- and its connection to political issues, such as campaigning on abortion. This image of the general American populace was powerfully shattered by Barack Obama's monumental victory. It left many Europeans - who had dismissed the Americans as racist idiots - wondering where their Barack Obama was, how can they really justify seeing themselves as being more enlightened than the Americans, when it would be much more difficult for a mixed-race politician in his forties to get elected in Britain (where, until Gordon Brown, every post-WW2 prime minister who had gone to university had gone to Oxford - Brown having gone to Edinburh - and every single Prime Minister to get elected was a WASP, in American terms)? There is still a racist sentiment in some areas of the United States - just as there is in Britain (there are only two Black farmers in the entire country), but most Europeans fail to understand that, not only are those views the views of a minority, but those few states that might be swayed by people who hold those views are irrelevant in the American system, with the Electoral College.
There is a view of the Americans as generally conservative, in a brash way, that is extremely common. This is, in fact, utter nonsense. Just after the election, many conservative American pundits opined that Obama would have to compromise on the more liberal areas of his manifesto, because America was "a centre-right nation". This view has been criticised and refuted on multiple occasions - scroll through the archives of liberal blogs such as Daily Kos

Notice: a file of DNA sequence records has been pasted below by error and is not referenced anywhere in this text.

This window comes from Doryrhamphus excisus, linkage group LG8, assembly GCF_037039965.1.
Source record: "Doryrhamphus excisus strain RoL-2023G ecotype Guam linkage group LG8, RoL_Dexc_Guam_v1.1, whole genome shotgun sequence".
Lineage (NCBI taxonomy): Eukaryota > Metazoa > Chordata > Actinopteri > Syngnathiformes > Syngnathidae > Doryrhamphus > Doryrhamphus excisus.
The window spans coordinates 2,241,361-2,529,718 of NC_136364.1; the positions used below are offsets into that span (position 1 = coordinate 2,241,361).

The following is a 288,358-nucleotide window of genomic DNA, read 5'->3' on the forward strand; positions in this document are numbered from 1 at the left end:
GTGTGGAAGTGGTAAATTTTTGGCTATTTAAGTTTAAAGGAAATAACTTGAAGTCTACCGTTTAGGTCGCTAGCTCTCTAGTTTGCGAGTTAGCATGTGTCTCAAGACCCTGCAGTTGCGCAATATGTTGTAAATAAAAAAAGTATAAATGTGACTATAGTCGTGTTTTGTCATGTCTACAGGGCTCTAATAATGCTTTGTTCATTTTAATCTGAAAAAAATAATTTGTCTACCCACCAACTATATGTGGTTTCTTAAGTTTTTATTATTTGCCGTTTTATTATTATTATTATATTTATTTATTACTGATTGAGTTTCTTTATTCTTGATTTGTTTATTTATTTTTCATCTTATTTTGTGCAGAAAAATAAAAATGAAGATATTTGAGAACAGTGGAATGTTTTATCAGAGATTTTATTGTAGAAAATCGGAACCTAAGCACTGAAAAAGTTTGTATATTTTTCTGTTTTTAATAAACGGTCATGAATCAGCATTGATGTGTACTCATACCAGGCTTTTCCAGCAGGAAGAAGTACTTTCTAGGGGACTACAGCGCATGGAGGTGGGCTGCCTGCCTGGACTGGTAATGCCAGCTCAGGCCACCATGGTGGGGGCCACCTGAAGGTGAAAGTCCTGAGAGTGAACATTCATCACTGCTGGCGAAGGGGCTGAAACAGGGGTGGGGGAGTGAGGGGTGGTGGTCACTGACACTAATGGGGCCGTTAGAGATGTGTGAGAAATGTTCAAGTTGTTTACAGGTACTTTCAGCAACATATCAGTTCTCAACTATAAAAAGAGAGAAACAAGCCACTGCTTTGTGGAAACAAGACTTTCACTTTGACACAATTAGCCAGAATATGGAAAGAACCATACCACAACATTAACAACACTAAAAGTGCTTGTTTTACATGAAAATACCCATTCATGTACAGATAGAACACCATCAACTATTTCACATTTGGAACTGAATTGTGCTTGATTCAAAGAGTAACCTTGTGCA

to find hard evidence against this idea. The idea that America is more right-wing than Europe is common, but false. Across the western world, there has been a gravitation
towards a more right-wing politic, as Social Democrats accept some tenets of market-driven political philosophy (and they are now seeing just why this is a problem), and American politics are no more right-wing than British politics or French politics or German politics
. Many have pointed out that you cannot get elected in American if you call yourself a socialist or social-democrat (tell that to Bernie Sanders
). This is somewhat true, however, the fact that you call yourself a 'liberal' or 'progressive' does not make your policies - the policies that the majority of the American people support - any less left wing than if you call yourself a 'social-democrat'.
Barack Obama has the potential to change the way America is viewed in the world, to allow - even force - people to confront and bury their latent anti-Americanism. I'll leave with a little anecdote, a retelling of a conversation I had at that temple of Britishness (and the Anglophile world), Lords Cricket Ground. I was watching what might have been the fourth day of a Test Match (or maybe a One dayer or Twenty20, I go so often its hard to say with some accuracy). It was relatively breezy, particularly on the uncovered upper deck of the stand below the media centre (the Edrich stand), so I was wearing a thick South African rugby jersey to keep me warm. A man sitting across the aisle from me asks me if I'm South African. I reply that no, I'm not South African, but I'm half Zimbabwean, and it's difficult to support the Zimbabwean rugby team. He starts talking about the Zimbabwean rugby team, and I smile and nod along. I had mentioned that I'm also half American, and his response was "so you're supporting your better half, eh?". I smiled and nodded along. He mentioned that he had never been to America, that its politics didn't chime with his. He mentioned that he disliked the focus on terrorism (so do I - to an extent) and that even Nelson Mandela had been called a terrorist. I nodded and we parted ways after a reasonably pleasant conversation. However, I cannot say that I felt entirely comfortable. I wonder what he thinks of American politics now.